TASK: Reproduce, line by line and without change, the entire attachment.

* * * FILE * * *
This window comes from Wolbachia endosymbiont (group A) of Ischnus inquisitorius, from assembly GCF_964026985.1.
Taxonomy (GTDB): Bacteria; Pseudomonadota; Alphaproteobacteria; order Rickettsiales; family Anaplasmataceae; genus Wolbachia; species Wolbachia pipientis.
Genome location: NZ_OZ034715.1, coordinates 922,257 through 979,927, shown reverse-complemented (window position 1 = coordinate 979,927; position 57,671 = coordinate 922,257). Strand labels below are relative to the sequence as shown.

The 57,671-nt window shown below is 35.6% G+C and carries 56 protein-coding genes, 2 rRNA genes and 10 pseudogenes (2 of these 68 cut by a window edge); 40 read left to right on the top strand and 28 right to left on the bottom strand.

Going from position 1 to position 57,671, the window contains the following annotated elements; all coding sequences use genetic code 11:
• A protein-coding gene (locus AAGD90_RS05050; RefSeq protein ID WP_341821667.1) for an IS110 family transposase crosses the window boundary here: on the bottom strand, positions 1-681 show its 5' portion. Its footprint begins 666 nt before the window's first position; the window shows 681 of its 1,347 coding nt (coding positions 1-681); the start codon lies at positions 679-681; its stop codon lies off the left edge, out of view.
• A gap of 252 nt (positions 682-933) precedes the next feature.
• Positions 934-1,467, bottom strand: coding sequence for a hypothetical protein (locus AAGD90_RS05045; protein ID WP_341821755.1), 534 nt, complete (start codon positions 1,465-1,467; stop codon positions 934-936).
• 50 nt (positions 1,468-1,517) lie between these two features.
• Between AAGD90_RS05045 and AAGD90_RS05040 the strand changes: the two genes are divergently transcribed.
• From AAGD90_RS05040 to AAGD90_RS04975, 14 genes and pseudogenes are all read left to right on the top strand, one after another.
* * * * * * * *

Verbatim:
This window comes from Wolbachia endosymbiont (group A) of Ischnus inquisitorius, from assembly GCF_964026985.1.
Taxonomy (GTDB): Bacteria; Pseudomonadota; Alphaproteobacteria; order Rickettsiales; family Anaplasmataceae; genus Wolbachia; species Wolbachia pipientis.
Genome location: NZ_OZ034715.1, coordinates 922,257 through 979,927, shown reverse-complemented (window position 1 = coordinate 979,927; position 57,671 = coordinate 922,257). Strand labels below are relative to the sequence as shown.

The 57,671-nt window shown below is 35.6% G+C and carries 56 protein-coding genes, 2 rRNA genes and 10 pseudogenes (2 of these 68 cut by a window edge); 40 read left to right on the top strand and 28 right to left on the bottom strand.

Going from position 1 to position 57,671, the window contains the following annotated elements; all coding sequences use genetic code 11:
• A protein-coding gene (locus AAGD90_RS05050; RefSeq protein ID WP_341821667.1) for an IS110 family transposase crosses the window boundary here: on the bottom strand, positions 1-681 show its 5' portion. Its footprint begins 666 nt before the window's first position; the window shows 681 of its 1,347 coding nt (coding positions 1-681); the start codon lies at positions 679-681; its stop codon lies off the left edge, out of view.
• A gap of 252 nt (positions 682-933) precedes the next feature.
• Positions 934-1,467, bottom strand: coding sequence for a hypothetical protein (locus AAGD90_RS05045; protein ID WP_341821755.1), 534 nt, complete (start codon positions 1,465-1,467; stop codon positions 934-936).
• 50 nt (positions 1,468-1,517) lie between these two features.
• Between AAGD90_RS05045 and AAGD90_RS05040 the strand changes: the two genes are divergently transcribed.
• From AAGD90_RS05040 to AAGD90_RS04975, 14 genes and pseudogenes are all read left to right on the top strand, one after another.